The March unemployment report on the surface looked bad due too less than one hundred thousand jobs gained. But that is just one number and also not part of the report which calculates the unemployment rate and other statistics. The unemployment rate actually dropped -0.2 percentage points to 4.5%. That in itself is a decade low. The better news is the monthly drop was due to less people being unemployed and almost half a million more were working.
This article overviews and graphs the statistics from the Employment report Household Survey also known as CPS, or current population survey. The CPS survey tells us about people employed, not employed, looking for work and not counted at all. The household survey has large swings on a monthly basis as well as a large margin of sampling error. This part of the employment report is not about actual jobs gained, as reported by businesses, but people and their labor status.
Those employed number 153,000,000, a 472,000 increase from the previous month. From a year ago, the ranks of the employed has increased by 1.699 million. Most of the annual gains have happened in the last two months. The annual gain is just around what is required to keep up with new population growth.
Those officially unemployed is 7,977,000, a shocking -326,000 monthly drop. From a year ago the unemployed has decreased by −775,,000, which is quite a bit considered the official unemployed is only 8 million.
Those not in the labor force is 94,213 million. The below graph are the not in the labor force ranks. Those not in the labor force insignificantly gained by 23,000 for the month and from a year ago, a 723 thousand person increase. Previously we showed this figure cannot be all baby boomers retiring and magically more going to college but now this figure could be just that.
The labor participation rate is 63.0%, which is still terrible and unchanged from last month. Pre-recession, the January 2008 labor participate rate was 66.2% and one must remember the job market was not good then.
Below is a graph of the labor participation rate for those between the ages of 25 to 54. The rate is now 81.7% which is no change from last month. Ages 25-54 are the prime working years where people are not in retirement or in school full time as commonly as other age groups, so seeing this rate recover implies people really are getting jobs. In January 2008 the prime working years labor participate rate was 83.3%.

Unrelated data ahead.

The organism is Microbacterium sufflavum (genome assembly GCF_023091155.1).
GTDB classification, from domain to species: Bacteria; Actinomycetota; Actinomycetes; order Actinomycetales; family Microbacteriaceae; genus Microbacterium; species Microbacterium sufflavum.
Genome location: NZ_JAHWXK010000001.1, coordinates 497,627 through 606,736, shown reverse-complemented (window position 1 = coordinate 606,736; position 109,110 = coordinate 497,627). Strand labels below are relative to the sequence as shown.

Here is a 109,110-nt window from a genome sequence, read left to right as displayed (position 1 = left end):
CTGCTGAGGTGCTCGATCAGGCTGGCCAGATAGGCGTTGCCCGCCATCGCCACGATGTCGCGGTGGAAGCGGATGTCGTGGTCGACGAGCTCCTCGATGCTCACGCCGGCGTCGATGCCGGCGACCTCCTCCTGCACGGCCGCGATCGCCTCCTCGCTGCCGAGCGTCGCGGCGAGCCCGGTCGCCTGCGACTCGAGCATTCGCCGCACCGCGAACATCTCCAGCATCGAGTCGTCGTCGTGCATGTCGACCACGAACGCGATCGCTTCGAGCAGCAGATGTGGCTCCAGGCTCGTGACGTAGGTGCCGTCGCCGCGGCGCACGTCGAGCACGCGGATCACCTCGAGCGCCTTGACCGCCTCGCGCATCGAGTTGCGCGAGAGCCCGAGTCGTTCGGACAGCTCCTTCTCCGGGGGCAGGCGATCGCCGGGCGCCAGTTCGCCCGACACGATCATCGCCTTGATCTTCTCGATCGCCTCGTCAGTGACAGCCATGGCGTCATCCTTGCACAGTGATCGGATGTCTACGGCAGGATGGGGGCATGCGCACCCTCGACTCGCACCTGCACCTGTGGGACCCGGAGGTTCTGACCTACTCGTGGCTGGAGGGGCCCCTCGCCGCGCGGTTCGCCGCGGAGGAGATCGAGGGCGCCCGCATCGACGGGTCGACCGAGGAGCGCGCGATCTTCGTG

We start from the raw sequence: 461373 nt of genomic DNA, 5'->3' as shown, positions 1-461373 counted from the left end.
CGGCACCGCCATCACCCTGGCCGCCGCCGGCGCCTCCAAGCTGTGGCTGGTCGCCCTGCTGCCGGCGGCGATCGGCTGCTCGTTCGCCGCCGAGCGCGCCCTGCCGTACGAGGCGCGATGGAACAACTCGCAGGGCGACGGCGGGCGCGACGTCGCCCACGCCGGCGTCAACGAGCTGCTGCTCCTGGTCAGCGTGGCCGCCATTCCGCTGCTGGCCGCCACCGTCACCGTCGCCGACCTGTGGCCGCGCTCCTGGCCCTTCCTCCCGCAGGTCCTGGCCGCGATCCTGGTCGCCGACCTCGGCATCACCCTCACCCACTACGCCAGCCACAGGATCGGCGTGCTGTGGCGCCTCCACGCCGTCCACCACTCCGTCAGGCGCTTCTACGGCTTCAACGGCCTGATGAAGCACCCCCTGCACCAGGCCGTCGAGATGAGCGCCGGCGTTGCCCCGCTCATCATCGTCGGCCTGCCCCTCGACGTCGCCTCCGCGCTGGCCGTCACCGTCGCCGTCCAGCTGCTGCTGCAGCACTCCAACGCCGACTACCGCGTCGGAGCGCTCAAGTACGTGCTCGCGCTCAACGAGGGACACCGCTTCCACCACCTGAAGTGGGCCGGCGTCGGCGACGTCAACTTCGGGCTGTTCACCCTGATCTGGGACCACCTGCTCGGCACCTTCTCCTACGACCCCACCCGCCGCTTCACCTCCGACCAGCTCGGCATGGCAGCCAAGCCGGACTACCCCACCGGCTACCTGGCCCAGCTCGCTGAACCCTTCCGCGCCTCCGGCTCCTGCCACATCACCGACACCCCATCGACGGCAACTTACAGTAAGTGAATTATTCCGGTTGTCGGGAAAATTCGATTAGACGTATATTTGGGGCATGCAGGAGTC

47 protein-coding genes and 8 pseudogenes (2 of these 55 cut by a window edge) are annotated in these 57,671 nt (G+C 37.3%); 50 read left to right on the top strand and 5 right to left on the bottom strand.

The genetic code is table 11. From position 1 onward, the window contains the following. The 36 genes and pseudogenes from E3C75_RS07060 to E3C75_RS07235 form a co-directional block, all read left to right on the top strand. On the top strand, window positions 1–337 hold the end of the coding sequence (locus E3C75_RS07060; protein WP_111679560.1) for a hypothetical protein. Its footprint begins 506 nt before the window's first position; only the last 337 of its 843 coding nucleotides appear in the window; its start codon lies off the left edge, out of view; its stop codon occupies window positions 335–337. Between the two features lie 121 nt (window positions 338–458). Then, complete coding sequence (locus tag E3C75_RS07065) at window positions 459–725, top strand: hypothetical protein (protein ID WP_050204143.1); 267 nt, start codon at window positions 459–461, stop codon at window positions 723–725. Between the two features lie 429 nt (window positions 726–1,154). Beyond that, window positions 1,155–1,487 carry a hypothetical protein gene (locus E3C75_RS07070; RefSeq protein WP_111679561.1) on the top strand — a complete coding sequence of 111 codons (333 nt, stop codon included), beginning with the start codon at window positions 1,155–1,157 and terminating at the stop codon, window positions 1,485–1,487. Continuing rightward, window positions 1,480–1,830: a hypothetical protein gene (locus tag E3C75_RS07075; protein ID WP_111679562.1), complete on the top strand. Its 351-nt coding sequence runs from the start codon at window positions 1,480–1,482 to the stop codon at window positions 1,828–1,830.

The civilian labor force, which consists of the employed and the officially unemployed is 160,201,000. The civilian labor force has grown by 923,000 over the past year. The BLS counts those on guest worker Visas and even illegal workers mixed in with permanent resident and citizen workers in their statistics.
Below is a graph of those not in the labor force, (maroon, scale on the left), against the noninstitutional civilian population (blue, scale on the right). Notice how those not in the labor force crosses the noninstitutional civilian population in growth. The civilian noninstituitonal population is from where all other labor statistics have sprung.
Below is a graph of the civilian labor force, or the official employed plus unemployed, in maroon, scale on left, against those not in the labor force, in blue, scale on right. See how those not in the labor force as a trend exceeded those considered employed and unemployed starting around mid 2009. Starting in 2014 it has reverted back, yet it oscillates starting in 2015. To have a solid employment situation those not in the labor force should be growing less than those obtaining jobs and being counted as looking for work. Those not in the labor force does include retirees and students and there is a baby boomer bump in both of these population groups.
Those considered employed as a ratio to the total Civilian noninstitutional population is 60.0%, which is no change from last month In January 2008, this figure was 62.9%. The relationship between the employment-population ratio and the labor participation rate (LPR) is: employment-population ratio = LPR * (1 - unemployment rate).
March shows some much brighter statistics in the CPS versus the jobs report. Other news was an across the board drop in part time workers and even those marginally attached to the labor force declined. Here are our past overviews CPS unemployment statistics, only graphs revised.